Two Conversations on a Great Divide: Interviews with Gary Abernathy and Linda Chavez

Photo courtesy of the Times-Gazette

The focal point of this year’s Ethics/Religion and Society lecture series has been to prod the question, just how are we to reach across the great American divide? The 2016 presidential election and recent midterms have laid bare the deep rifts that keep us from conversing meaningfully about politics and engaging across the aisle. With this past Monday marking the semester’s final installment of the E/RS series, the following are interviews with two of our distinguished guests from the previous months, journalist and politician Gary Abernathy and immigration activist Linda Chavez.

Gary Abernathy from November 13

In late October 2016, Ohio’s Hillsboro Times-Gazette made national news when it became just one of six newspapers nationally to endorse Donald Trump for president. Since that election, the paper’s editor and publisher, Gary Abernathy, has taken a prominent place in national discussions about rural America and the voters who feel forgotten by mainstream politics.

Abernathy now occupies elected office, serving as a Commissioner for Ohio’s Highland County, as well as a columnist for the Washington Post, where he writes about communities such as his that voted for President Trump. Following his lecture on Monday as part of the Ethics Religion and Society series, I sat down with Abernathy to discuss politics from his perspective as a longtime political operative and community journalist. Below is a transcript edited for clarity.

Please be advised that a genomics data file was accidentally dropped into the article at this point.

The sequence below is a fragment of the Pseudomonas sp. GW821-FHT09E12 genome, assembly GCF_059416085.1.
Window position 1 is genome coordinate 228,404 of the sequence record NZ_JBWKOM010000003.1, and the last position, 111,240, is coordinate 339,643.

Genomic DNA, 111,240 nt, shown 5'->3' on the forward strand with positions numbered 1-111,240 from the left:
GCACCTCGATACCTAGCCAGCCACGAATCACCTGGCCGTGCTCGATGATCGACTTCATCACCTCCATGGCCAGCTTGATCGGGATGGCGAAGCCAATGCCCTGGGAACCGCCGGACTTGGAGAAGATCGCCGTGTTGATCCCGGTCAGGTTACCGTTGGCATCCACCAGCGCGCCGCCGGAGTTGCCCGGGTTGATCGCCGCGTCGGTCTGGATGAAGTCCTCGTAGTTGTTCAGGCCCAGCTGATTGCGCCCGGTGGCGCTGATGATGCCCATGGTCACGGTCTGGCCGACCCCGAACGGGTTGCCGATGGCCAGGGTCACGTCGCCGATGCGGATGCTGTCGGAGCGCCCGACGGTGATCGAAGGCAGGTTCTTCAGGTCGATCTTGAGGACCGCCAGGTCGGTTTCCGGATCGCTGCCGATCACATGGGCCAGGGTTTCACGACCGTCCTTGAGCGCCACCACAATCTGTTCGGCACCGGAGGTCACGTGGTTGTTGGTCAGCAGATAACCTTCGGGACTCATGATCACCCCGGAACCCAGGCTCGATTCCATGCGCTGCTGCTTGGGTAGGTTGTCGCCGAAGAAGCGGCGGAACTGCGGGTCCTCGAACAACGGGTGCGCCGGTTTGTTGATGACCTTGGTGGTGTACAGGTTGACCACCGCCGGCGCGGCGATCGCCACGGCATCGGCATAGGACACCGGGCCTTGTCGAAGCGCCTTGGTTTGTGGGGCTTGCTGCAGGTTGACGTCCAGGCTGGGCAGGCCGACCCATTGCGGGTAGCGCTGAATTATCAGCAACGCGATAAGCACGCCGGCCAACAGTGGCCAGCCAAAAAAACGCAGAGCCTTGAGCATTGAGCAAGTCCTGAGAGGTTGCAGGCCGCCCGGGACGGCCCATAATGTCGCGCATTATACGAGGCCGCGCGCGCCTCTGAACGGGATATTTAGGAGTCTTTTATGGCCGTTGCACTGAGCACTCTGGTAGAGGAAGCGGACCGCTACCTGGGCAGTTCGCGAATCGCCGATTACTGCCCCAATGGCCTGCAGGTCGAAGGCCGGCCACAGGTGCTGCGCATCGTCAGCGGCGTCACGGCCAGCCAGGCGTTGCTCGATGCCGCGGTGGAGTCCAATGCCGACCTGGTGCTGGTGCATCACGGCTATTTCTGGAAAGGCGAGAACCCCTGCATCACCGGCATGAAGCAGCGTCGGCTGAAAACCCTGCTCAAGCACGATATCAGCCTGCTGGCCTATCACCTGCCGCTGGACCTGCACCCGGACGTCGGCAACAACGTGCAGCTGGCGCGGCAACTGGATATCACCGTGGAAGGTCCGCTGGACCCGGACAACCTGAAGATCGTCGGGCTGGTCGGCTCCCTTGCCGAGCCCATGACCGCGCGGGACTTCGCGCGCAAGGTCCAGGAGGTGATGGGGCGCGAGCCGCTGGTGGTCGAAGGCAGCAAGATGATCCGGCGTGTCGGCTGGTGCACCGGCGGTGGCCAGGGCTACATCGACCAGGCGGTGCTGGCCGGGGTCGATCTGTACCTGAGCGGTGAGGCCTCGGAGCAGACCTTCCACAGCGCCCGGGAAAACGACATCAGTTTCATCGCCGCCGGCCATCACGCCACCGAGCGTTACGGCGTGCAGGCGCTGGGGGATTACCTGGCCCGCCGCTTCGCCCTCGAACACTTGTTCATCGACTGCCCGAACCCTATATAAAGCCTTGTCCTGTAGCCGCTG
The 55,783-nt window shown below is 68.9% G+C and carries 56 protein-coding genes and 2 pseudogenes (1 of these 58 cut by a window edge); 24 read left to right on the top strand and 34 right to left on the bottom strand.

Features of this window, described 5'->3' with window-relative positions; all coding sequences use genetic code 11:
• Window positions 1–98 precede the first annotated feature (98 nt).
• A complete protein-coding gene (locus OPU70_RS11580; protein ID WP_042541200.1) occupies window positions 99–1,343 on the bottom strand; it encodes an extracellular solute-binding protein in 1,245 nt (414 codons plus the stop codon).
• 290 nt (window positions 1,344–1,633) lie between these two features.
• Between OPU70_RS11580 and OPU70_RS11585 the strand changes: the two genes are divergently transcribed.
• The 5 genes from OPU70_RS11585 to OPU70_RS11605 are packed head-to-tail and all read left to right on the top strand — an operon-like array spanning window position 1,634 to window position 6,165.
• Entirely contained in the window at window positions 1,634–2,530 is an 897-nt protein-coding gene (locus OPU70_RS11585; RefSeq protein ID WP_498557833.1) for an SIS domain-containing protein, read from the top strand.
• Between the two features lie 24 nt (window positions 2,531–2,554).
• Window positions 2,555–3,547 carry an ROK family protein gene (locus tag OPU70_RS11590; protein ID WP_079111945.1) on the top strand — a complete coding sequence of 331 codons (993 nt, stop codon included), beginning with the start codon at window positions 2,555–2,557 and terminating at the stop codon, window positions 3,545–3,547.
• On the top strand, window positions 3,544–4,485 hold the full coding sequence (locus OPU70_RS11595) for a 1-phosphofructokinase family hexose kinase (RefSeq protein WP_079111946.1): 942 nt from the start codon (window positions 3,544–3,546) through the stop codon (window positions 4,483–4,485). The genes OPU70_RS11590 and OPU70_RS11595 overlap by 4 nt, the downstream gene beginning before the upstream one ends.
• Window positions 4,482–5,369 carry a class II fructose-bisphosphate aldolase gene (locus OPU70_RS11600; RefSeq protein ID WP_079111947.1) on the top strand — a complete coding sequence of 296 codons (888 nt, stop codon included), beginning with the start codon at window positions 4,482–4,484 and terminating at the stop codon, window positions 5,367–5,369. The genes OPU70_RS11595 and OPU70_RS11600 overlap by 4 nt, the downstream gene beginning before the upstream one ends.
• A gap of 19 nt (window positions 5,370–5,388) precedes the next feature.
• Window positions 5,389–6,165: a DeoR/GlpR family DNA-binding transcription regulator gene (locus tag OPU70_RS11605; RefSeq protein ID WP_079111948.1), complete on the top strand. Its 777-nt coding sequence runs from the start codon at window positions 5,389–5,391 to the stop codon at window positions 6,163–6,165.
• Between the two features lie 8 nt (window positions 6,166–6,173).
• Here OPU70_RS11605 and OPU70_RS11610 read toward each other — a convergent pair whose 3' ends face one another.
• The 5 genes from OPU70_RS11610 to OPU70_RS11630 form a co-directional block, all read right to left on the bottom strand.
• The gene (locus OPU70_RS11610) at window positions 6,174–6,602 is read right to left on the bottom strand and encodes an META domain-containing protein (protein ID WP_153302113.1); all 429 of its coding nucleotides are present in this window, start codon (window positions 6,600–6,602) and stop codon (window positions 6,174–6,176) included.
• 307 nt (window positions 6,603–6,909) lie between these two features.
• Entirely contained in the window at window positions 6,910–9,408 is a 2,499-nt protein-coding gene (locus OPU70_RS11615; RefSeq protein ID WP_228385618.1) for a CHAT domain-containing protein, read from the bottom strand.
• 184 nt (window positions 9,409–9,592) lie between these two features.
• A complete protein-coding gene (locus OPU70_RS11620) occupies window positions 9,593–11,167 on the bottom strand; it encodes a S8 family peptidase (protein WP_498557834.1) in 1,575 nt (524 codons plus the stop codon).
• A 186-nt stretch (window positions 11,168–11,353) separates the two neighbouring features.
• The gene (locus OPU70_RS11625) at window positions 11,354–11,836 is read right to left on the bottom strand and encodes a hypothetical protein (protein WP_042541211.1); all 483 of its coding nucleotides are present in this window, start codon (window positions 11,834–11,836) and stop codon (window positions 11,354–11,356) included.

Ryan Kambich: During last night’s talk, you pointed to a seismic shift in the Republican Party in which it has moved from the “Party of Reagan” to the “Party of Trump.” At the outset of this new iteration of the Republican party, what is the fundamental vision of the Party of Trump?

Gary Abernathy: As I’ve said about the president, I’m not sure he has a real political compass. It’s more about getting deals done. I’m not sure I have an answer to that question because I think right now, it’s about disruption. It’s about getting away from the practiced and fake and focus grouped messaging, and tearing down a broken system.

What ends up getting built to replace that, I’m not sure anyone knows or have a vision of. I think for voters who like Trump, the first step is simply let’s stop doing things the way we’ve been doing them.

RK: A lot of Americans seem to be feeling that sense that they want the system turned upside down. What are your thoughts on what an upside down system looks like?

GA: I think it looks like moving away from being afraid to say what you want to say, for one thing. I think what some call “political correctness” has reached Orwellian proportions. I think political correctness is good to the point that it means being polite to people, but it stifles thought. The people who Trump appeals to, one of the things appealing about him is his very blunt way of speaking, his very direct way of speaking. Whether you like or hate Trump, you usually have no trouble understanding what he says, because he’s not using “politispeak.” I think even his supporters cringe a lot, but it’s pretty refreshing for a politician.